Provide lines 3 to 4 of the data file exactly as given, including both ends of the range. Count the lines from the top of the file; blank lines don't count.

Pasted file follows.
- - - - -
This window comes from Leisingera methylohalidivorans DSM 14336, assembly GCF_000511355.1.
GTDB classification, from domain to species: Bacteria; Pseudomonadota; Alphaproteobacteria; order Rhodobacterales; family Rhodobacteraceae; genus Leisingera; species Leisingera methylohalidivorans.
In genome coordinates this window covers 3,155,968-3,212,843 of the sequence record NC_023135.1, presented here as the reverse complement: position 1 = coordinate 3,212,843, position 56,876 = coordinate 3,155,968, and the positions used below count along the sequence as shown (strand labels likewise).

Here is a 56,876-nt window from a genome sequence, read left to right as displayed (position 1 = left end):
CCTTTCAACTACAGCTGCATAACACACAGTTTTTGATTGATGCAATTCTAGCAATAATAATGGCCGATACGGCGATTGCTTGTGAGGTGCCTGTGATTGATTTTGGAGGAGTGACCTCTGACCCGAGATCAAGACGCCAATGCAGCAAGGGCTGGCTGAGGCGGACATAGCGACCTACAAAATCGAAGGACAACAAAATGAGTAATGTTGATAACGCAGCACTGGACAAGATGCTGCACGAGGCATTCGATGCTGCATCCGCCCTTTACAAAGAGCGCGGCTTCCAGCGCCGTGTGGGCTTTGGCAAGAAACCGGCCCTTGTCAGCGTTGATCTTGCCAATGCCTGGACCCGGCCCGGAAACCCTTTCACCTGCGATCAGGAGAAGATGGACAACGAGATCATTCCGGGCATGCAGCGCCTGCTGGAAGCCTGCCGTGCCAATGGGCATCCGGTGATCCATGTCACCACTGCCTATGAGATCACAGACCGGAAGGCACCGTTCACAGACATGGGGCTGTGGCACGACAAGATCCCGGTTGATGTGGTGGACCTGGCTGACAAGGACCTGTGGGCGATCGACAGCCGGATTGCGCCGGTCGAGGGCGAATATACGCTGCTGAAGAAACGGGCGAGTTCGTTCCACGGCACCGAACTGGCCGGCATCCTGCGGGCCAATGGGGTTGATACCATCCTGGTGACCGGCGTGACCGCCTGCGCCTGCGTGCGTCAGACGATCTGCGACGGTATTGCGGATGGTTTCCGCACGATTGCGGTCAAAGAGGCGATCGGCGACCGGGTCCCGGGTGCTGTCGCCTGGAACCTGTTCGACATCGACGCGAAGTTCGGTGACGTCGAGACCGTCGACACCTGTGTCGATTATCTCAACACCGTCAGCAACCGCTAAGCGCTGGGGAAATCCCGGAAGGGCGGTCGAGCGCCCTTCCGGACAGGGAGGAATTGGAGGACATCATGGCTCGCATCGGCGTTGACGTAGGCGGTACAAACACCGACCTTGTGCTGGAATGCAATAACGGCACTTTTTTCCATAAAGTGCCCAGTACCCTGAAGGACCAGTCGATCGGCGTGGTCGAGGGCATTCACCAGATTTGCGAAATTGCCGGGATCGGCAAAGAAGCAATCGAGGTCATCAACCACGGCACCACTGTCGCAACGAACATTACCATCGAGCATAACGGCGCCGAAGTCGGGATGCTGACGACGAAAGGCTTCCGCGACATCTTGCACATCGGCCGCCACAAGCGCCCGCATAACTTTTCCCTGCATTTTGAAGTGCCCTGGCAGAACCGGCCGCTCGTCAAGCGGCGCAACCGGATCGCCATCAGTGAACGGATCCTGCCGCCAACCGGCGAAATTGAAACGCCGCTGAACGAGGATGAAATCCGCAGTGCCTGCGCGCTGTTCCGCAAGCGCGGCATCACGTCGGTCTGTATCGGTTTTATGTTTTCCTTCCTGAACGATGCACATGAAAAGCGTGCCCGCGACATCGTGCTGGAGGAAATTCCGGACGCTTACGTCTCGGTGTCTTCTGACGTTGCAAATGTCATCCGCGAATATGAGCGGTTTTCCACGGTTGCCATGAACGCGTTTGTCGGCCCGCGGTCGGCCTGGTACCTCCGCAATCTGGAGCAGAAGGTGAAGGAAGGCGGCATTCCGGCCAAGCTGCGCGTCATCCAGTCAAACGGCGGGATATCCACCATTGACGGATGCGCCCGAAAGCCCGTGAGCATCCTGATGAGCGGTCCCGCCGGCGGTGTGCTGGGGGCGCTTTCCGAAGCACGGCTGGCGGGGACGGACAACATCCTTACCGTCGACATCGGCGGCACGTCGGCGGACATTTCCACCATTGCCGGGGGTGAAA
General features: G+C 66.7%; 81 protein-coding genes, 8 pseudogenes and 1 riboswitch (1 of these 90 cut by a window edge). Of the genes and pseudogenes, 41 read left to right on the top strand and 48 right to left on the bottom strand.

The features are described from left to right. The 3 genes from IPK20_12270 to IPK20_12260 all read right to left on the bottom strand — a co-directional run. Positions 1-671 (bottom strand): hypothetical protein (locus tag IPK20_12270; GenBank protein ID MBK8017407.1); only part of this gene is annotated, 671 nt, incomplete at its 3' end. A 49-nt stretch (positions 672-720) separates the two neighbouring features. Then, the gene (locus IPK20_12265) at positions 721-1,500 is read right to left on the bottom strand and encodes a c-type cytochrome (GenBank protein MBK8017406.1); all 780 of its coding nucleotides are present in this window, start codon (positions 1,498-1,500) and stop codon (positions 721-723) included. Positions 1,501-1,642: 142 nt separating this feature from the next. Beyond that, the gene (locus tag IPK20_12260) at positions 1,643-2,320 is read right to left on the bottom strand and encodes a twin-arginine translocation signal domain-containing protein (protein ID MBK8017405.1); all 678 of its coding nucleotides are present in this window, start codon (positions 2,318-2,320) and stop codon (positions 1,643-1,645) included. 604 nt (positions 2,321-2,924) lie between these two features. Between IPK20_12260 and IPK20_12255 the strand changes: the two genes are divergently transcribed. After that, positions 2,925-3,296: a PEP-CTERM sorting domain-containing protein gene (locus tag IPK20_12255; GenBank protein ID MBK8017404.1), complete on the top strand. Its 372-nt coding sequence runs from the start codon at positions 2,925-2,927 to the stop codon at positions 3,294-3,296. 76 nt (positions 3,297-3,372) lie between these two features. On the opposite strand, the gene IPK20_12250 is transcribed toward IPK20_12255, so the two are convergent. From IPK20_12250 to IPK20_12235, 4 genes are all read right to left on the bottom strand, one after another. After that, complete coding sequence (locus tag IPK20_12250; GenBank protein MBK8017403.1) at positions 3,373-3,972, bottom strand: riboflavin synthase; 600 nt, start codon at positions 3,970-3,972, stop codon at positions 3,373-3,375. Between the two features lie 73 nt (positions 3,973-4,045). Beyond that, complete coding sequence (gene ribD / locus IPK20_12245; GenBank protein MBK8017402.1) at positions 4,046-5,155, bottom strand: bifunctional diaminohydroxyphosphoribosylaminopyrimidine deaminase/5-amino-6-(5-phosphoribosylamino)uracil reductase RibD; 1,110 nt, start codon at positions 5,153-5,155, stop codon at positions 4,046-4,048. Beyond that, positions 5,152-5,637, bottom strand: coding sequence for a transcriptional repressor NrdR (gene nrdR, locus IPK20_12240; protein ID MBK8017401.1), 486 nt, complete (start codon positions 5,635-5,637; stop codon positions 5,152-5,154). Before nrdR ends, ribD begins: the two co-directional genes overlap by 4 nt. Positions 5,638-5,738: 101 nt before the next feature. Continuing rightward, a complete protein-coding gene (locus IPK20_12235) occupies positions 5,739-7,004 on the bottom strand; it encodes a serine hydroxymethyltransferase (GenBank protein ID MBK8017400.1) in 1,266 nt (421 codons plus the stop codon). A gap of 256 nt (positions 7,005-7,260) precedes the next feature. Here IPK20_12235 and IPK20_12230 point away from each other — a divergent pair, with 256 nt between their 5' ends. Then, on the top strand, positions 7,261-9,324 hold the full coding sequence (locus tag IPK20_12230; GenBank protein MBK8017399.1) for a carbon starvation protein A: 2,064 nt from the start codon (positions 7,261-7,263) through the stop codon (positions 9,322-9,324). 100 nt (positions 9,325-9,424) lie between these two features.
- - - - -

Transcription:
In genome coordinates this window covers 3,155,968-3,212,843 of the sequence record NC_023135.1, presented here as the reverse complement: position 1 = coordinate 3,212,843, position 56,876 = coordinate 3,155,968, and the positions used below count along the sequence as shown (strand labels likewise).

Here is a 56,876-nt window from a genome sequence, read left to right as displayed (position 1 = left end):